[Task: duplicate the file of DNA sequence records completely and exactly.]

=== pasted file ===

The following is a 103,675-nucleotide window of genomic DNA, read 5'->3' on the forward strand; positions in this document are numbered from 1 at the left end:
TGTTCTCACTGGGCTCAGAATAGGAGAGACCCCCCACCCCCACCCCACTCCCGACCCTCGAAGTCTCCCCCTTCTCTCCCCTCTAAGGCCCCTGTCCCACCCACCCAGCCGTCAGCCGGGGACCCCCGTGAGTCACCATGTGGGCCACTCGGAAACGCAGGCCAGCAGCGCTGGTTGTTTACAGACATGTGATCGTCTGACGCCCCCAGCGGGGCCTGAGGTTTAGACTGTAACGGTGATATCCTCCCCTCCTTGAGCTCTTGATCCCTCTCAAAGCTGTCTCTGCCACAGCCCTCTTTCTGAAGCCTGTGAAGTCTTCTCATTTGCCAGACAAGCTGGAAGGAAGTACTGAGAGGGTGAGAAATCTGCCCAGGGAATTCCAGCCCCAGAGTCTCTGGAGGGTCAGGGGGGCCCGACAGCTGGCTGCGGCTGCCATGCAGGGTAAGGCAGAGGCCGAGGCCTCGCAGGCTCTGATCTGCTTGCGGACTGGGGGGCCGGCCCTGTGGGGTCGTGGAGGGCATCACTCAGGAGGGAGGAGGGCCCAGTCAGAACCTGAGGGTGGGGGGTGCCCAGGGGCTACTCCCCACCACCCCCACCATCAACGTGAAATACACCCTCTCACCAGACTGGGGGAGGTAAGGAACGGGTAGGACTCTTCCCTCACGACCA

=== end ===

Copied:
The following is a 103,675-nucleotide window of genomic DNA, read 5'->3' on the forward strand; positions in this document are numbered from 1 at the left end:
TGTTCTCACTGGGCTCAGAATAGGAGAGACCCCCCACCCCCACCCCACTCCCGACCCTCGAAGTCTCCCCCTTCTCTCCCCTCTAAGGCCCCTGTCCCACCCACCCAGCCGTCAGCCGGGGACCCCCGTGAGTCACCATGTGGGCCACTCGGAAACGCAGGCCAGCAGCGCTGGTTGTTTACAGACATGTGATCGTCTGACGCCCCCAGCGGGGCCTGAGGTTTAGACTGTAACGGTGATATCCTCCCCTCCTTGAGCTCTTGATCCCTCTCAAAGCTGTCTCTGCCACAGCCCTCTTTCTGAAGCCTGTGAAGTCTTCTCATTTGCCAGACAAGCTGGAAGGAAGTACTGAGAGGGTGAGAAATCTGCCCAGGGAATTCCAGCCCCAGAGTCTCTGGAGGGTCAGGGGGGCCCGACAGCTGGCTGCGGCTGCCATGCAGGGTAAGGCAGAGGCCGAGGCCTCGCAGGCTCTGATCTGCTTGCGGACTGGGGGGCCGGCCCTGTGGGGTCGTGGAGGGCATCACTCAGGAGGGAGGAGGGCCCAGTCAGAACCTGAGGGTGGGGGGTGCCCAGGGGCTACTCCCCACCACCCCCACCATCAACGTGAAATACACCCTCTCACCAGACTGGGGGAGGTAAGGAACGGGTAGGACTCTTCCCTCACGACCA